A Year in D.C.

I’m not quite sure that the cemetery they decided to rest your ashes in is actually in the center of Queens.  But standing in front of the majestic mauseoleum, I can see the Manhattan skyline. I see rows of graves on a pleasant incline, a few grand trees offering shade.  On one side of the cemetery is a Queens stuck in the past and on the other side is Queens embracing the future.  The two of you, in the center of it all.  I know you didn’t come all this way to stop here.  I know you would tell me to live.  Breathe deep and then run.  Go and don’t be afraid.

It’s coming up on a year since we left New York.  The decision to leave our life in a hectic city and try out a new, slightly less, hectic city has had it’s highs and lows.  I’m amazed at how a huge disappointment led to a year of learning, exploration, and what feels something like “Chasing the Sun” here in North Virginia/D.C.   I’ll admit, it is not the calm, wooded scene I thought we were looking for.  In fact, a few weeks after we moved here, we were visiting family in North Carolina, enjoying the silence, and hubby says, “I think we made a mistake.”

But it hasn’t been.  Not for either of us.  I gained a whole new perspective in education by working with a forward-thinking school.  It was the jolt to my teaching system that I needed.  Privileged or poor, middle schoolers are in an “all about me” stage.  I got them to see the value in their unique talents and how it makes a positive difference in the world.  

My husband left his accounting job in New York and delved into filmmaking.  Once a hobby, it is now a blossoming career.  He filmed an event recently and I asked him, “Did you enjoy it?” and he quickly responded, “I would have done it for free!”  He filmed Rita Moreno at the Kennedy Center and completed a film program at George Washington University!  Makes that ping-pong table at his old office look really pathetic.  A recent comedian commented that Immigrants have 4 career choices – Doctor, Lawyer, Engineer or Accountant.  I get why he thought being an accountant was a good idea…ok, no I don’t.  Accounting sounds boring as hell.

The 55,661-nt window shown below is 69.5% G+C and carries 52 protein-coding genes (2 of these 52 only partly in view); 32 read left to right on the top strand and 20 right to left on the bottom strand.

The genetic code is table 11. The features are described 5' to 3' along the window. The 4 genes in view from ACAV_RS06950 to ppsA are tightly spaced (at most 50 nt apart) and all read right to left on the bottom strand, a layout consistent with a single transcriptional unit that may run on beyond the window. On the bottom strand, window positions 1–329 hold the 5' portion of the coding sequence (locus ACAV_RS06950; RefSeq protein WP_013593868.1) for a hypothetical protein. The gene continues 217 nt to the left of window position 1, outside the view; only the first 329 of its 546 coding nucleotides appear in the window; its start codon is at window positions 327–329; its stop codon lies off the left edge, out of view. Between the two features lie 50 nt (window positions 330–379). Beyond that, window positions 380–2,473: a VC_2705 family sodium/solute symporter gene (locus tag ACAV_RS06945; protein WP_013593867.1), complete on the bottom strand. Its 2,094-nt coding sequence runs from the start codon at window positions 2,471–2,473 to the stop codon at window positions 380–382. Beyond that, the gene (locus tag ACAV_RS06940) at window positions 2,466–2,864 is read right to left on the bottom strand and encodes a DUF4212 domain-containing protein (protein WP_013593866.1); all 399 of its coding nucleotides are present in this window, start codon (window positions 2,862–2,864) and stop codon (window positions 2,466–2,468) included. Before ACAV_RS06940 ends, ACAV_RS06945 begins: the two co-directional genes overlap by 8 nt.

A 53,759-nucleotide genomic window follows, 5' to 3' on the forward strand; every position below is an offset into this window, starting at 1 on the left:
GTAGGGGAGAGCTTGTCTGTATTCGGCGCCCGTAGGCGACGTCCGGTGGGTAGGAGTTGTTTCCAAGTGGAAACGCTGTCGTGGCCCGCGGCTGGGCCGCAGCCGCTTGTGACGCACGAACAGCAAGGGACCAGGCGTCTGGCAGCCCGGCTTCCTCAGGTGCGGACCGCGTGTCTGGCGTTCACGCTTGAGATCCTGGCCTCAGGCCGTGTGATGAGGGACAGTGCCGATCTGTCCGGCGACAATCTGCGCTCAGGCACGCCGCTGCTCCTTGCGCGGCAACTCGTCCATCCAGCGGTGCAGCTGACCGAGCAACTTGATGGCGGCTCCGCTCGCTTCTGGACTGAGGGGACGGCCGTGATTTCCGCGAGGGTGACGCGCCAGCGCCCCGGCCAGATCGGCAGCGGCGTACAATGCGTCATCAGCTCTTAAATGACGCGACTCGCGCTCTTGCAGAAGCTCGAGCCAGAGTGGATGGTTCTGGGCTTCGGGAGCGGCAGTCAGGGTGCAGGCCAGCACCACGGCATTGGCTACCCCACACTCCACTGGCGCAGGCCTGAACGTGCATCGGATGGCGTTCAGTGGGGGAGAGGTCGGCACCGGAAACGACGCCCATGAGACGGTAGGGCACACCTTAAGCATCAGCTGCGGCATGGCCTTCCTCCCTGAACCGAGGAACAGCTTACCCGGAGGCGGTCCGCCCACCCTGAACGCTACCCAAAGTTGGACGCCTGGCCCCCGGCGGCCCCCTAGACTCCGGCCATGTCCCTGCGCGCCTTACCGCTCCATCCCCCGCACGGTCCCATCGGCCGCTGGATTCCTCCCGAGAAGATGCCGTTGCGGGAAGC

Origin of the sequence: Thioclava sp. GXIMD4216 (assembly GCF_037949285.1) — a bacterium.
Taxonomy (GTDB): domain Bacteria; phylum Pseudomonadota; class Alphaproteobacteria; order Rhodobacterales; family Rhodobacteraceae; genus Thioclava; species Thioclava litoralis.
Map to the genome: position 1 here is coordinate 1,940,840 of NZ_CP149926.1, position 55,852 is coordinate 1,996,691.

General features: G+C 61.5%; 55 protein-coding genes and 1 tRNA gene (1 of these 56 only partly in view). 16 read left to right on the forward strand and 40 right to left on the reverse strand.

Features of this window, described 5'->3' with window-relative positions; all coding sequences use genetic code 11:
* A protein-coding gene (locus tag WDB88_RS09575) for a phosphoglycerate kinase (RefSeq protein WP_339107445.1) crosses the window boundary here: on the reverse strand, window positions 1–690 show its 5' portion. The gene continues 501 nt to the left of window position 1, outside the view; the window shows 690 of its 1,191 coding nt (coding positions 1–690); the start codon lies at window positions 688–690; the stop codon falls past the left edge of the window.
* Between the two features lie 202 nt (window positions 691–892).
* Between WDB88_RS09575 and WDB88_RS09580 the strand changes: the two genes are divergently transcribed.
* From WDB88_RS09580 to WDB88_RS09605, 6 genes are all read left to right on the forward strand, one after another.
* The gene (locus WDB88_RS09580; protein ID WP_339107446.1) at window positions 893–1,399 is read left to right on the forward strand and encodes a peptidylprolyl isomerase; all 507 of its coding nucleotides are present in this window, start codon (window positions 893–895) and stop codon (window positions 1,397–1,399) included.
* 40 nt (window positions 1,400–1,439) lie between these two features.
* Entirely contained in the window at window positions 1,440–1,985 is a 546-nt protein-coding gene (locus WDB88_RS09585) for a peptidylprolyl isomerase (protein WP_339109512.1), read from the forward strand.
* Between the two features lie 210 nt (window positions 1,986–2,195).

And the kids?  My 4 year old is studying art techniques and swimming full time.  The 2 year old has perfected his station as Daddy’s best buddy, Mommy’s sweet angel and his Big Sister’s worst nightmare.  He studies trains and dinosaurs at length and can list creatures of the Jurassic better than he can recite his ABC’s.  They’re fine even if, for a while, they kept asking when are we going home? And why does it take so long to get to Gabby and Sophia’s house now?

As I write this, I’m not sure if we are staying or going.  We hope to be going, but still no confirmation.  Staying will be expensive – it’s no cheaper to live here than it was in New York.  In fact, it is more expensive as our kids need private education until they’re both 5!  The cost of pre-school here is somewhere up there with the cost of college tuition.  But staying would mean more learning for me and more career development for him.  Our kids…I’m not worried about keeping them home a bit longer.  I can’t see my 2 year old sitting in a classroom anyhow.

Grandma, Grandpa, I can’t say I will visit you here often because, I know you’re not here.  You’re somewhere beyond the sun, soaking in the rays, hand in hand. You’re looking at me half smiling and half laughing because you already know what will happen.  Your children all left at some point.  Two joined the Navy.  Two went home to Ecuador.  The two girls off and married.  Each and everyone came back, eventually.  Even the one uncle, the one who headed off to Texas and seemed to never come back – he’s back now.  Now! Even though you’re gone.  And I don’t think he’s leaving again.  It’s not even about New York.  Screw New York.  it’s about you.  We all just want to be near you.  Someday, I will be back too.

So what has life been like in a new city?  What’s it like to pick up and leave New York after  30+ years of living there?  The series of posts to follow will give you an idea of the ups and downs of moving your family to a new city, DC, and life outside of New York.  

Grandma, Grandpa, and Mom in the 1970’s.

I’ll be channeling Sara Bareilles as we go as she seems to be singing my soul right now.

https://youtu.be/hNkmQmh3zww?list=RDhNkmQmh3zww

Chasing the Sun – Sara Bareilles

It’s a really old city

Stuck between the dead and the living

So I thought to myself,

Sitting on a graveyard shelf

As the echo of heartbeats,

From the ground below my feet

Filled a cemetery

In the center of Queens…

You said, remember that life is

Not meant to be wasted

We can always be chasing the sun!

So fill up your lungs and just run

But always be chasing the sun!

All we can do is try

And live like we’re still alive

All we can do is try

And live like we’re still alive


***Update***

Confirmed to depart for my 1st teaching job abroad on August 3rd!

Love Not Hate Makes America Great

I had every intention of marching today.  But the kids need to have passports done within 2 weeks.

Long story short:

  • You can only walk in for passports at 2 locations in North Virginia:  Duke Street Library and Merrifield Post Office.
  • You must have original birth certificates for children.
  • You must be prepared to wait at least 2 hours.  Duke Street Library is a much nicer location to wait.
  • You should probably not have a major event to attend like The Women’s March on Washington.